Jump to content


Episode 31 — Dressing In Chains


8 replies to this topic

#1 Earwolf Admin

    Administrator

  • Administrators
  • 1,202 posts

Posted 28 November 2012 - 12:00 AM

Don’t do chains y’all! Andre Ti and today’s guest Jenny Slate talk about strange fraternity initiations, Jon Hamm in black face on 30 Rock, and the questionable marketing for Django Unchained. If you’re a member from the Lock and Chain club call (323) 389-RACE and us if something is racist.

#2 Michael Wo

    Advanced Member

  • Members
  • PipPipPip
  • 186 posts

Posted 28 November 2012 - 06:33 AM

Yo, I totally took away racist shit by accident the first time I saw Blazing Saddles! I was only seven and that movie's the first time I heard the N-word. But family members laughed at some joke in the movie and my takeaway from the whole experience was "this N-word is a funny thing to say." I had NO idea what it meant or why anyone in the movie was saying it.

#3 Todd Mason

    Advanced Member

  • Members
  • PipPipPip
  • 95 posts

Posted 28 November 2012 - 10:30 AM

Pretty sure "off the chain" was originally a reference to being a dog off the outdoor leash. But, yeah, Tarantino is definitely more comfortable playing in the hatred sandbox than he probably should be...while BLAZING SADDLES, like THE ADVENTURES OF HUCKLEBERRY FINN, was making anti-racist points...as Mel Brooks notes in a recent NERDIST podcast interview, Richard Pryor was one of the writers (and Brooks valued his advice on others' contributions in that wise), and Cleavon Little was not going to "Tom" either.

#4 Ben M

    Advanced Member

  • Members
  • PipPipPip
  • 85 posts
  • LocationAtlanta

Posted 28 November 2012 - 01:51 PM

Whatever they are, it appears to be nerdy:
http://www.lockandchain.org/

And they do not explain the imagery or relevance of the lock and chain...

#5 danoooneill

    Member

  • Members
  • PipPip
  • 19 posts

Posted 28 November 2012 - 05:46 PM

Wow, what a great episode. I really appreciate the conversation about "ironic racism" or whatever we should call it, and it's really cool to hear it from the comedy community... it kind of makes the "you're just square and you don't get it" argument obsolete.

Andrew, it seems like a lot of people come on here or go on iTunes or whatever to air their grievances with this show, which, in my opinion, generally boil down to "I'm stupid and you're talking about real things instead of making jokes and it hurts my head" (not that I don't love the podcasts that are dedicated to making jokes, too), but I just want to say I think this show is excellent and important, please keep doing it.

....I do agree that the weekly format is better but you know what everybody, if your biggest problem is having to listen to a short podcast every day you're one of the luckiest people in the fucking world, so stop whining.

#6 OGRastamon

    Member

  • Members
  • PipPip
  • 15 posts

Posted 30 November 2012 - 02:02 PM

Yo, if 30 Rock and Blazing Saddles are racist then what about Roots? Do historical dramas get a pass not permitted social satire?

#7 danoooneill

    Member

  • Members
  • PipPip
  • 19 posts

Posted 30 November 2012 - 05:09 PM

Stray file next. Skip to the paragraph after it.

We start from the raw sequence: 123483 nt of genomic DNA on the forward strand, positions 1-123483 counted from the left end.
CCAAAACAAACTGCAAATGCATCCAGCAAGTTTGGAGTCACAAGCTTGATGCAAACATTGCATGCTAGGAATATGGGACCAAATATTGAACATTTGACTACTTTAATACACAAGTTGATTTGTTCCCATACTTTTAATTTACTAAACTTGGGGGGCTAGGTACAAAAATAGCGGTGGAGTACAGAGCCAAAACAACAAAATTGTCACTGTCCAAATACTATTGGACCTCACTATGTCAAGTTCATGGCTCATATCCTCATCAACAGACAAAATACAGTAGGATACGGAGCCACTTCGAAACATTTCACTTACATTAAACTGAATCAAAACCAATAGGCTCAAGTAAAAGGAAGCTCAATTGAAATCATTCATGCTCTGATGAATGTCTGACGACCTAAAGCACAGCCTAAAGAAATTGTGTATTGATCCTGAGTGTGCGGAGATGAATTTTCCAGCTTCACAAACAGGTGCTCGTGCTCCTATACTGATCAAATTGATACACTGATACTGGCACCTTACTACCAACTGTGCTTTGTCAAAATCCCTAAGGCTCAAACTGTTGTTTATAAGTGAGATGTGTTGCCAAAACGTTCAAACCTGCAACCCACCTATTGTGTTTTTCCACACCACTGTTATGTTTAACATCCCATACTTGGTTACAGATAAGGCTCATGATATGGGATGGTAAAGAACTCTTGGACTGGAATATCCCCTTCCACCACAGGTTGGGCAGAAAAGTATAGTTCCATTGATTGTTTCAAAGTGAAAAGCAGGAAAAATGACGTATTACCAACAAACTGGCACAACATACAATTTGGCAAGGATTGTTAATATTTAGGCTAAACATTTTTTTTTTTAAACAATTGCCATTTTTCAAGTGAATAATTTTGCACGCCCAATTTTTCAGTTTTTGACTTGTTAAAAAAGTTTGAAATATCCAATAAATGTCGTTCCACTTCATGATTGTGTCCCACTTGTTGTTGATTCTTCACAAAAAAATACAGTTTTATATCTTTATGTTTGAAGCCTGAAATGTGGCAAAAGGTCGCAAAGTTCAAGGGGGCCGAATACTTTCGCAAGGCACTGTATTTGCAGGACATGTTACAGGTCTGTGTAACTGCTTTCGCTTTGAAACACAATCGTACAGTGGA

View PostLarry Wright, on 30 November 2012 - 02:02 PM, said:

Yo, if 30 Rock and Blazing Saddles are racist then what about Roots? Do historical dramas get a pass not permitted social satire?


I think you're missing the point. When people are laughing at something, that's different than portraying it in a way that evokes some other feeling; the point of a drama like Roots is to make people consider the tragic implications of that moment in history. What Jennie and Andrew were pointing out is that deriving humor from using racial stereotypes is, at best, not effective social satire, and, at worst, racist.

#8 OGRastamon

    Member

  • Members
  • PipPip
  • 15 posts

Posted 02 December 2012 - 04:44 PM

View Postdanoooneill, on 30 November 2012 - 05:09 PM, said:


I think you're missing the point. When people are laughing at something, that's different than portraying it in a way that evokes some other feeling; the point of a drama like Roots is to make people consider the tragic implications of that moment in history. What Jennie and Andrew were pointing out is that deriving humor from using racial stereotypes is, at best, not effective social satire, and, at worst, racist.


Yo, you're missing the point that my rhetorical question was meant to point out that their point is effing ridiculous.

#9 Hot - Slunch

    Advanced Member

  • Members
  • PipPipPip
  • 398 posts
  • LocationMaine

Posted 03 December 2012 - 12:34 AM

My opinions:

- So nobody in history was forced to wear chains before American slavery? Is the ghost of Jacob Marley racist in A Christmas Carol? Initiations are stupid and I'd never be involved in one, but that's not racist.

- Jon Hamm being in blackface was a knock at past practices of tv networks, not black people. So, not racist.

- Many races of people spoke in Jive too, the majority was black though. Airplane is fine, it's commenting on the slang of the day. Not racist.

- Django's tagline is fine too. He is literally let out of his chains in the movie, the movie should be crazy (off the chain), and he's getting revenge on bad people so he's in a position of power through most of the movie.
-------

I haven't listened to all of this show, and I don't read the blog but it would be cool for someone to at least play a bit of Devil's Advocate and not just assume everything is racist. Not hating, just constructive criticism.